qualify as a predicate offense under the enumerated clause. Mathis, 136 S. Ct. at 2248-53.
The underlying criminal convictions in Mathis involved the Iowa burglary statute. 136 S.
Ct. at 2250. Specifically, the Court held that the elements of Iowa’s burglary statute—which
apply to “any building, structure, [or] land, water, or air vehicle”—are broader than those of
generic “burglary”—which requires unlawful entry into a “building or other structure.” Id. The
Court then found the additional aspects of the statute allowing for a burglary of “land, water, or
air vehicle” were alternate “means” of committing the offense rather than alternate “elements” of
committing the offense. Id. Therefore, the Iowa burglary statute was found to not be divisible,
and the prior convictions under the Iowa burglary law could not give rise to a sentence
enhancement under the ACCA. Id. at 2256, 2257.
Although any relief Movant may be entitled to would involve both a Johnson and Mathis
analysis, “[a]s this Court and other courts have recognized, it is Johnson, and not earlier Supreme
Court decisions such as Mathis, that may offer persons such as Movant relief from his status as
an armed career criminal.” Redd v. United States, 2017 WL 633850, at *3 (E.D. Mo. Feb. 16,
2017) (citing Taylor v. United States, 2016 WL 6995872, at *3–5 (E.D. Mo. Nov. 30, 2016))
(other citations omitted); see also United States v. Ladwig, 192 F.Supp.3d 1153, 1159-61 (E.D.
Wash. 2016). This is because without Johnson’s invalidation of the residual clause, Movant
would not have a claim under Mathis that he is not an armed career criminal. It is clear after
Mathis that Movant's second-degree burglaries of inhabitable structures may possibly no longer
automatically qualify as predicate ACCA violent felonies under the enumerated clause. But
these convictions would still have qualified, at the time of Movant’s sentencing, as predicate
felonies under the residual clause. See United States v. Cantrell, 530 F.3d 684, 695–96 (8th Cir.
2008) (holding that Missouri’s second-degree burglary offense was categorically a “crime of
violence” despite the statute’s broad definition of “inhabitable structure.”).
Johnson’s invalidation of the residual clause [can Movant] reasonably argue that he is no longer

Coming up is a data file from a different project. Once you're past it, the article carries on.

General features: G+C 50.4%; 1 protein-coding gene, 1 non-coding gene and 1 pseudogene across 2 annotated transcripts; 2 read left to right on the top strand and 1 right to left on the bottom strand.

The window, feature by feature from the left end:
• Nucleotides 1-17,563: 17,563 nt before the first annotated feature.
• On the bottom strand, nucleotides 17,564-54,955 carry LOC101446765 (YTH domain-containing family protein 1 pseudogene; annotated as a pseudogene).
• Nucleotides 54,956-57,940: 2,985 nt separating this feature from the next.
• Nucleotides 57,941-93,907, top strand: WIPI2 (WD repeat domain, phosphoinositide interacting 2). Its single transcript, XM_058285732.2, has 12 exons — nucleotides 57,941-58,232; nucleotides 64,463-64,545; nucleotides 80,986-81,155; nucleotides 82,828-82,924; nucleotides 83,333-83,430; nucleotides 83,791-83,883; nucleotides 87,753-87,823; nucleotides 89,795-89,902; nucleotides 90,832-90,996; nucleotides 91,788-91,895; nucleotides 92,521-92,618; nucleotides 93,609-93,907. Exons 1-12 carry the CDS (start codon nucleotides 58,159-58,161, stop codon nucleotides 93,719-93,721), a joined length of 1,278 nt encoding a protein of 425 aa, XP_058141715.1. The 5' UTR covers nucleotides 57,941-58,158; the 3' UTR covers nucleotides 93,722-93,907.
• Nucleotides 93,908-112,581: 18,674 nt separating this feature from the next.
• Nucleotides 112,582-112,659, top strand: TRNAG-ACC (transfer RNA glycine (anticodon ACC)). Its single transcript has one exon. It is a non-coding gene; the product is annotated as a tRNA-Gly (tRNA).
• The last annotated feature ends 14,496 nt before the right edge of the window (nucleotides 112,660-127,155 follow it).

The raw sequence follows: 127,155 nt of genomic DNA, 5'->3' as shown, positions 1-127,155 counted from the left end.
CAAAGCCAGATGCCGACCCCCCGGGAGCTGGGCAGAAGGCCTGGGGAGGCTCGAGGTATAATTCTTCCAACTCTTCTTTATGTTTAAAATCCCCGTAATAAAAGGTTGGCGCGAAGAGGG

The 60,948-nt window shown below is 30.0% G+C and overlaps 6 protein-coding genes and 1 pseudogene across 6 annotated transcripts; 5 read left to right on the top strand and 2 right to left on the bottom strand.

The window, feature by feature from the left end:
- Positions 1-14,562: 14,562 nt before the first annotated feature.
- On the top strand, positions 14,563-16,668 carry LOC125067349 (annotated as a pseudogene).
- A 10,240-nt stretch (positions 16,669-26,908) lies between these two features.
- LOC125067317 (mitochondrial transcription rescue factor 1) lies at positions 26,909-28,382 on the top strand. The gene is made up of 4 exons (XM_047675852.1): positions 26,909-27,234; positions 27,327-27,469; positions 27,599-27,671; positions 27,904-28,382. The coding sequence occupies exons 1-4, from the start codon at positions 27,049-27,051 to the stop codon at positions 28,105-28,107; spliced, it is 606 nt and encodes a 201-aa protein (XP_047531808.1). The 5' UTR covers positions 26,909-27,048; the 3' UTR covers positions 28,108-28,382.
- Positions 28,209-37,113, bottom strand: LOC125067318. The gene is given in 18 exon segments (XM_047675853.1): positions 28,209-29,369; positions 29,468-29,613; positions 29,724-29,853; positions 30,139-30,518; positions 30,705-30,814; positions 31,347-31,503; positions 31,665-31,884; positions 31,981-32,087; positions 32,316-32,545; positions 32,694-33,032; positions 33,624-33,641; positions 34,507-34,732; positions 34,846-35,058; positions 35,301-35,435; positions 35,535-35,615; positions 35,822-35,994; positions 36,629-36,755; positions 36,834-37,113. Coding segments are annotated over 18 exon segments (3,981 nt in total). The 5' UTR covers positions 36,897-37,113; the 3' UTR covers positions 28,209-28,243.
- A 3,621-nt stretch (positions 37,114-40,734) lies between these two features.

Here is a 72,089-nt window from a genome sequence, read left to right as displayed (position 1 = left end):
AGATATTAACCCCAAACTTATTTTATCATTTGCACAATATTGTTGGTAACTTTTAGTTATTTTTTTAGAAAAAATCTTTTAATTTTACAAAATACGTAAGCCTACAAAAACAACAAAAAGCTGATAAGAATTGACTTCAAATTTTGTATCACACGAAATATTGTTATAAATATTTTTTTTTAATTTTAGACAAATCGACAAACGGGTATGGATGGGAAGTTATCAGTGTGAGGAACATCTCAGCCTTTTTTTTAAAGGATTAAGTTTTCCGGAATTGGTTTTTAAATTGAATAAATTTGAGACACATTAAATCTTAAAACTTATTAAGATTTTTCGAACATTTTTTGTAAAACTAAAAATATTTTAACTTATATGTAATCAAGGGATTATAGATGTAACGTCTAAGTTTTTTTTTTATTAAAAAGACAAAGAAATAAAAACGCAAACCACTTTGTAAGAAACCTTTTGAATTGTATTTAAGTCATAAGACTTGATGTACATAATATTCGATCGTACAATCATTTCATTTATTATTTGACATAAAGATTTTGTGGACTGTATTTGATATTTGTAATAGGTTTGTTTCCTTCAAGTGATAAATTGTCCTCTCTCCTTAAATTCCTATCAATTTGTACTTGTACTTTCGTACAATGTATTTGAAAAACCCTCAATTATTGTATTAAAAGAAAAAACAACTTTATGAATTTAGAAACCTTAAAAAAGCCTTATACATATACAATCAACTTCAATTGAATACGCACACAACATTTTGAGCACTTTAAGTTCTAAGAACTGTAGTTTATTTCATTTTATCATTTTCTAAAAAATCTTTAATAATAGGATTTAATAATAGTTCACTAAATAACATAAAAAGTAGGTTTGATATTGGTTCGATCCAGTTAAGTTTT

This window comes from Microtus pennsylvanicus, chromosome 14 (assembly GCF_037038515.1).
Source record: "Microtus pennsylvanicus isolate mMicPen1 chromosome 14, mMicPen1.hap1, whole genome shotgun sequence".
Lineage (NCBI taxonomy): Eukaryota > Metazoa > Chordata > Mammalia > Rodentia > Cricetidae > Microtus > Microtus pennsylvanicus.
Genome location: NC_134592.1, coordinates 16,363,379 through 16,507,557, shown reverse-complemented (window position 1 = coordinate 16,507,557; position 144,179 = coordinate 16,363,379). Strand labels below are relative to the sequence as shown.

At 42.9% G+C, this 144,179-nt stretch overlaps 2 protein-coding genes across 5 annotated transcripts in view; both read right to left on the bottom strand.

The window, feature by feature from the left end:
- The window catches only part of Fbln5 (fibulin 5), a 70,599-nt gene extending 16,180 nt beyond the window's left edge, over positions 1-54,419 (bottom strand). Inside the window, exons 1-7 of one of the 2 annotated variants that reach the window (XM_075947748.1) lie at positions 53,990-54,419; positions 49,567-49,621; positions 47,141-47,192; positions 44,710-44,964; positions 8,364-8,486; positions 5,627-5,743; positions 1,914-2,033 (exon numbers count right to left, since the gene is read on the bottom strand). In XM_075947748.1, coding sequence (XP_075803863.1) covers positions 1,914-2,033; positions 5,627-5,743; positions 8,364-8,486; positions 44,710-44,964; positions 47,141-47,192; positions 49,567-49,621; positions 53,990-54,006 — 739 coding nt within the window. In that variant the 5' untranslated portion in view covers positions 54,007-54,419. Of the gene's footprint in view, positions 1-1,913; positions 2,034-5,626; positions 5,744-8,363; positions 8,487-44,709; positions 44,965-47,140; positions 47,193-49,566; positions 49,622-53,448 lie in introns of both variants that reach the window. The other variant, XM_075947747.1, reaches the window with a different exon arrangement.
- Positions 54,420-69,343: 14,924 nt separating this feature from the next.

eligible for the ACCA enhancement.” Ladwig, 192 F.Supp.3d at 1160-61; see also Taylor, 2016
WL 6995872, at *3.
Because Johnson provides Movant with an avenue of relief that was not previously
available to him, his motion utilizes the Johnson decision and therefore relies on a “right [that]
has been newly recognized by the Supreme Court and made retroactively applicable to cases on
collateral review[.]” 28 U.S.C. § 2255(f)(3).
3. Movant’s status as an Armed Career Criminal
The Court now addresses the merits of the instant motion. Movant’s conviction for being
a felon unlawfully in possession of a firearm would normally carry a maximum sentence of ten
years’ imprisonment. 18 U.S.C. § 924(a)(2). The sentencing court determined, however, that
Movant had at least three predicate convictions, which increased his potential sentence from a
maximum of ten years’ imprisonment to a minimum of fifteen years’ imprisonment. 18 U.S.C. §
As such, if a retroactively applicable change in the law – such as Johnson –
establishes that Movant may not have three predicate convictions, then his fifteen-year sentence
could be illegal.
Movant had four potential ACCA predicate convictions at his sentencing in 2014: two for
burgling an “inhabitable structure,” one for burgling a “residence,” and one for the unlawful use
of a weapon. Movant contends that, after the announcement of Johnson in June of 2015, his
burglaries of an inhabitable structure no longer count under the residual clause of the ACCA. He
additionally contends that neither conviction ever counted under the enumerated clause of the
ACCA. If that is so, then Movant has only two potential ACCA predicate convictions, and his
current sentence is illegal.
Because Johnson invalidated the residual clause, Movant’s convictions for burgling an
inhabitable structure count as ACCA predicate convictions only if they qualify under the
enumerated clause.3 Stated simply, if a crime’s “elements are the same as, or narrower than,
Movant’s burglaries do not appear to count under the “force” clause of the ACCA, and the
Government has not briefed nor advanced that argument.
those of the generic offense [of burglary,]” then that conviction may count under the enumerated
clause; if the elements are broader, then that conviction may not. Mathis, 136 S. Ct. at 2249.
The Eighth Circuit recently held that Missouri’s second-degree burglary statute, Mo. Rev.
Stat. § 569.170(1), enumerates “at least two alternative elements: burglary ‘of a building’ and
burglary of ‘an inhabitable structure,’ separated in the text by the disjunctive ‘or.’” United
States v. Sykes, 844 F.3d 712, 715 (8th Cir. 2016) (citing Mathis, 136 S.Ct. at 2256). Therefore,
§ 569.170(1) is divisible, and courts should apply the modified categorical approach to determine
whether a conviction pursuant to § 569.170(1) matches the generic description of burglary.
Under the modified categorical approach, “a sentencing court looks to a limited class of